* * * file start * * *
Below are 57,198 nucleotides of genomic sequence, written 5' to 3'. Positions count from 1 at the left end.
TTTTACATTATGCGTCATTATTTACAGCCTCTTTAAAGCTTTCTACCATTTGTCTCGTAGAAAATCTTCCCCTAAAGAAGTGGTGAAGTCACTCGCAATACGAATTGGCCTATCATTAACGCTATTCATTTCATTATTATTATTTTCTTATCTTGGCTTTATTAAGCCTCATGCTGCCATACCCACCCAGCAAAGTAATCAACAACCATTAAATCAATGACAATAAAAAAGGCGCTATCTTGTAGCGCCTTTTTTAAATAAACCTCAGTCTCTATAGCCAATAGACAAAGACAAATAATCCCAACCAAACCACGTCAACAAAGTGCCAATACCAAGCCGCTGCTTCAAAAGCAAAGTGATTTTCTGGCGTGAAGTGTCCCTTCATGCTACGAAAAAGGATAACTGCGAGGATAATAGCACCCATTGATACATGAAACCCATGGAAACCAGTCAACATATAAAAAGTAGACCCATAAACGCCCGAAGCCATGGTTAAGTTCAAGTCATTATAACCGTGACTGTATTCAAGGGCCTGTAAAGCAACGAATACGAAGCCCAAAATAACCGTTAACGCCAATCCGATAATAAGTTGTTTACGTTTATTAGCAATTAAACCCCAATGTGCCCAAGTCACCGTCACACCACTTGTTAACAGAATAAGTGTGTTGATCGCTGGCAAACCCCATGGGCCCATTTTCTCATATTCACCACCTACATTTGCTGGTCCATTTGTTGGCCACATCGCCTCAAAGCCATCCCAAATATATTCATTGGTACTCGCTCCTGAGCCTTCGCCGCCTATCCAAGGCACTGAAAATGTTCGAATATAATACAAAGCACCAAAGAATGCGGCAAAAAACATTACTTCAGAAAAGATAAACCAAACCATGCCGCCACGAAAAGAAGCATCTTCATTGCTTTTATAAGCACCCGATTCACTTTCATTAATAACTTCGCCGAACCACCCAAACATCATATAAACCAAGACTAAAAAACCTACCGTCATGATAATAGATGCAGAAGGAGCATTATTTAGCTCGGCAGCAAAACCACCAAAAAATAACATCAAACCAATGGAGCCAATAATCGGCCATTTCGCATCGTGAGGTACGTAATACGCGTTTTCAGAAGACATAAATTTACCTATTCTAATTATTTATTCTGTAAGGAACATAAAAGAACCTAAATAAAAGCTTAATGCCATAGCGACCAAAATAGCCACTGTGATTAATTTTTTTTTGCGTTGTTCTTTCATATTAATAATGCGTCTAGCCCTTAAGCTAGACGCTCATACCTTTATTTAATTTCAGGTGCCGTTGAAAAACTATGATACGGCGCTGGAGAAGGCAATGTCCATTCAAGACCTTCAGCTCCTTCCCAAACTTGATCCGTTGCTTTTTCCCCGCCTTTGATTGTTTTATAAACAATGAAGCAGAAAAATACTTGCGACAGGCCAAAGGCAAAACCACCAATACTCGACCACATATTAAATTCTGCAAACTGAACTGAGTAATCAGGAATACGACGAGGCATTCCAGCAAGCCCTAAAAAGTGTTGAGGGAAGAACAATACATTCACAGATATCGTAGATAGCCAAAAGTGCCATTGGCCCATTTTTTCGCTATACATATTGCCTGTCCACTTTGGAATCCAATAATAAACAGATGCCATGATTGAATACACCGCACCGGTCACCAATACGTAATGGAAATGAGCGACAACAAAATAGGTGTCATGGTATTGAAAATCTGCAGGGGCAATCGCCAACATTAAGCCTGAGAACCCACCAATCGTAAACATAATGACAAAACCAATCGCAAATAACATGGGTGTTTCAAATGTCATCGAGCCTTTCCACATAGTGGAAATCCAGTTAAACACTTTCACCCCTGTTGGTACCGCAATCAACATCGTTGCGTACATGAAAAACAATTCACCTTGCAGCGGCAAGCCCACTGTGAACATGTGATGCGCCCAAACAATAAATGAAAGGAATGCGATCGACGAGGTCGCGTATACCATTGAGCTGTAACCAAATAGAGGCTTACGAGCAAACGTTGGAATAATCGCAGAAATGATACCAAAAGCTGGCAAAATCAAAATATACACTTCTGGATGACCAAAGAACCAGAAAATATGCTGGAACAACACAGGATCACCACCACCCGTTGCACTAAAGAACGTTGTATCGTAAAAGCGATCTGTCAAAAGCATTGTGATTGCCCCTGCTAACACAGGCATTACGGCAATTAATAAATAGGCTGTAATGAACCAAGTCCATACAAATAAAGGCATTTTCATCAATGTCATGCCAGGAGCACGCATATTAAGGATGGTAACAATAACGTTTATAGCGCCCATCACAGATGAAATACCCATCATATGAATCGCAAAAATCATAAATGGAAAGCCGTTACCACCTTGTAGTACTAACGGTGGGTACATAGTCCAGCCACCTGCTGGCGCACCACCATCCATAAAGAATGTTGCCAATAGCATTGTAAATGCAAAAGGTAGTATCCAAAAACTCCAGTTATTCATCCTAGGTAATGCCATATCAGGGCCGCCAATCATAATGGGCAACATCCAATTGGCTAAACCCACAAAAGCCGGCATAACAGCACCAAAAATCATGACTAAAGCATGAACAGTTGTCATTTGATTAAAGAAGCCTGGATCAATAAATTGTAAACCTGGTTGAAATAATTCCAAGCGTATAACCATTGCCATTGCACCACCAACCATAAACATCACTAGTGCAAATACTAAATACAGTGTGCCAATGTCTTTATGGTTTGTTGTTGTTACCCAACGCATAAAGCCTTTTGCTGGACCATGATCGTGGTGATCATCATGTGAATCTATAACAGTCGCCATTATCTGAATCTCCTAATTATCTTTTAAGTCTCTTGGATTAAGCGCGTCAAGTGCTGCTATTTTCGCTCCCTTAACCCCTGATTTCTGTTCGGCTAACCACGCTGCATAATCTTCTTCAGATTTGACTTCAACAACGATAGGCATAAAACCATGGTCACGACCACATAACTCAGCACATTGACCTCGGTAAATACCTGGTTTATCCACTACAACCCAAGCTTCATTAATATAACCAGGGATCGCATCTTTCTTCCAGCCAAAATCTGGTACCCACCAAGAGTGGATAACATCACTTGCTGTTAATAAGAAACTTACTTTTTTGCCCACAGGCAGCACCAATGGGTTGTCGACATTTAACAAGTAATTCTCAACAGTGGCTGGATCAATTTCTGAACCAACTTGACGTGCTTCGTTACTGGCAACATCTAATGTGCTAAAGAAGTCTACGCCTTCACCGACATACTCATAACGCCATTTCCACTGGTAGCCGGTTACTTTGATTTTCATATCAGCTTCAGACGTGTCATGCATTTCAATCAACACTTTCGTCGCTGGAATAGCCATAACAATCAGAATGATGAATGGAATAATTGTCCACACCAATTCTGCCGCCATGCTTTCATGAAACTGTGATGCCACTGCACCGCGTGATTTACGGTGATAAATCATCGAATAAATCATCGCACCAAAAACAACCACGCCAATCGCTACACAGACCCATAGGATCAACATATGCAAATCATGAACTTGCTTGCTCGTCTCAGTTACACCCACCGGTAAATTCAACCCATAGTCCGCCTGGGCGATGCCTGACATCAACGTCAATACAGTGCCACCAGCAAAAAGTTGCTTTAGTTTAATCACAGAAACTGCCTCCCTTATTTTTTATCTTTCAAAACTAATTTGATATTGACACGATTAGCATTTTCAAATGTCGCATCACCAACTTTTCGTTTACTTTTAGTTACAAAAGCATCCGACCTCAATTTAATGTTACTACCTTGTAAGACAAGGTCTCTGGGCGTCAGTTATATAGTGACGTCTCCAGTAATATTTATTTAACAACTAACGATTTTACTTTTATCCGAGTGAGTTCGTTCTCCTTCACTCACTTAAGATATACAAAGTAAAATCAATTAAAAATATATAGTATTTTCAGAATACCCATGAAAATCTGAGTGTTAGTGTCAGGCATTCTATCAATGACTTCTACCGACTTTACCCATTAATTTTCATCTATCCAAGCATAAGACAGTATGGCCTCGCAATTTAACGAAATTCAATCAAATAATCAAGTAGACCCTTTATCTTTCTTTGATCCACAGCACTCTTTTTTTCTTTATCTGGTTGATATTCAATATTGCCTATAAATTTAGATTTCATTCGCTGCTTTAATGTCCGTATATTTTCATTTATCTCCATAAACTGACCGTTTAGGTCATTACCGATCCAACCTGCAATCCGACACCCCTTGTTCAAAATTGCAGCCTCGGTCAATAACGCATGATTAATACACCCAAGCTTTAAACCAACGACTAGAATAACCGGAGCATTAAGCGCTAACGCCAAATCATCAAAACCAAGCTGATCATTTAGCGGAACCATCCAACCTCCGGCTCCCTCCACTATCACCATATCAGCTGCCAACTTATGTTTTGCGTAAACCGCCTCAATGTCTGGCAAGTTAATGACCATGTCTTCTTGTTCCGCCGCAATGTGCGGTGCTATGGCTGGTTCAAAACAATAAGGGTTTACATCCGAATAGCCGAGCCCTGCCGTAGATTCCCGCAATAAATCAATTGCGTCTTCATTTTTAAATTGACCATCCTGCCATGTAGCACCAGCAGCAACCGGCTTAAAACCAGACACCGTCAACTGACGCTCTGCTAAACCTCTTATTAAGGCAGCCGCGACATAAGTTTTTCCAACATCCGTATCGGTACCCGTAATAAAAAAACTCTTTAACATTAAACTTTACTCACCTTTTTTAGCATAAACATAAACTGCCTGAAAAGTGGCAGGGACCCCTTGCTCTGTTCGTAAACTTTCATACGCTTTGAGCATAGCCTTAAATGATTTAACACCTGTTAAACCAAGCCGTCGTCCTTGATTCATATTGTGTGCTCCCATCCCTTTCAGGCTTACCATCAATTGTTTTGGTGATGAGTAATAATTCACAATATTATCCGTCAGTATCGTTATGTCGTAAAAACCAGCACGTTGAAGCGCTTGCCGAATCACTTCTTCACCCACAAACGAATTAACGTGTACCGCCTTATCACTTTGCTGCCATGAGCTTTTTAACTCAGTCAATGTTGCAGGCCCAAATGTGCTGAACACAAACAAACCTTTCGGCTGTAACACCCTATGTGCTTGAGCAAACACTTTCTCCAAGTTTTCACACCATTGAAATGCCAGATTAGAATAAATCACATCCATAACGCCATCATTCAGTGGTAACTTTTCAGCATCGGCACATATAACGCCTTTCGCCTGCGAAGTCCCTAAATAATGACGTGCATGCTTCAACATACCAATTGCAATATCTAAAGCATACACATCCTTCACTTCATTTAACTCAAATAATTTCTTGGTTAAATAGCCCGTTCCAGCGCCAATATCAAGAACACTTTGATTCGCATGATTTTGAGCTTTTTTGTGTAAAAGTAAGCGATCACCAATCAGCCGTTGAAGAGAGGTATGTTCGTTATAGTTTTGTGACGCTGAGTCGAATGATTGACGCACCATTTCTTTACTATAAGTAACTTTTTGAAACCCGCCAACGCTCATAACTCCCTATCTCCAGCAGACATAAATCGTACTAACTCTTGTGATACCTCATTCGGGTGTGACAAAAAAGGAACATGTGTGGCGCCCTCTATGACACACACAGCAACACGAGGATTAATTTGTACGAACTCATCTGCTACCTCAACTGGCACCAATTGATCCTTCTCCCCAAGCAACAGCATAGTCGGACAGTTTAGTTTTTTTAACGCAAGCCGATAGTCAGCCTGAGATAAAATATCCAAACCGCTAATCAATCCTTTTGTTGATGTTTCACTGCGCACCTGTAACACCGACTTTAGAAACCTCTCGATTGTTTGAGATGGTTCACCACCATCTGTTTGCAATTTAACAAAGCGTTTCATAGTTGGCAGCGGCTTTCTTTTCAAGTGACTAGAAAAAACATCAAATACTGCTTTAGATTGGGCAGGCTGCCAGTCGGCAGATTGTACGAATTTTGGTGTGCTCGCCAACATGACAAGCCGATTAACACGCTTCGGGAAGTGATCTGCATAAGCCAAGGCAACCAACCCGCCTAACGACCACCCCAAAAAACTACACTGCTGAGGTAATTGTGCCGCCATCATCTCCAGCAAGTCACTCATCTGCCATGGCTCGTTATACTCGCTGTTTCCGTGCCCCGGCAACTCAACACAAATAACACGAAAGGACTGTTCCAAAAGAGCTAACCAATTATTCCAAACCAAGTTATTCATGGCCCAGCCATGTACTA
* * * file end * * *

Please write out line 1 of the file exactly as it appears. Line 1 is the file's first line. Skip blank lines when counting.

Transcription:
Below are 57,198 nucleotides of genomic sequence, written 5' to 3'. Positions count from 1 at the left end.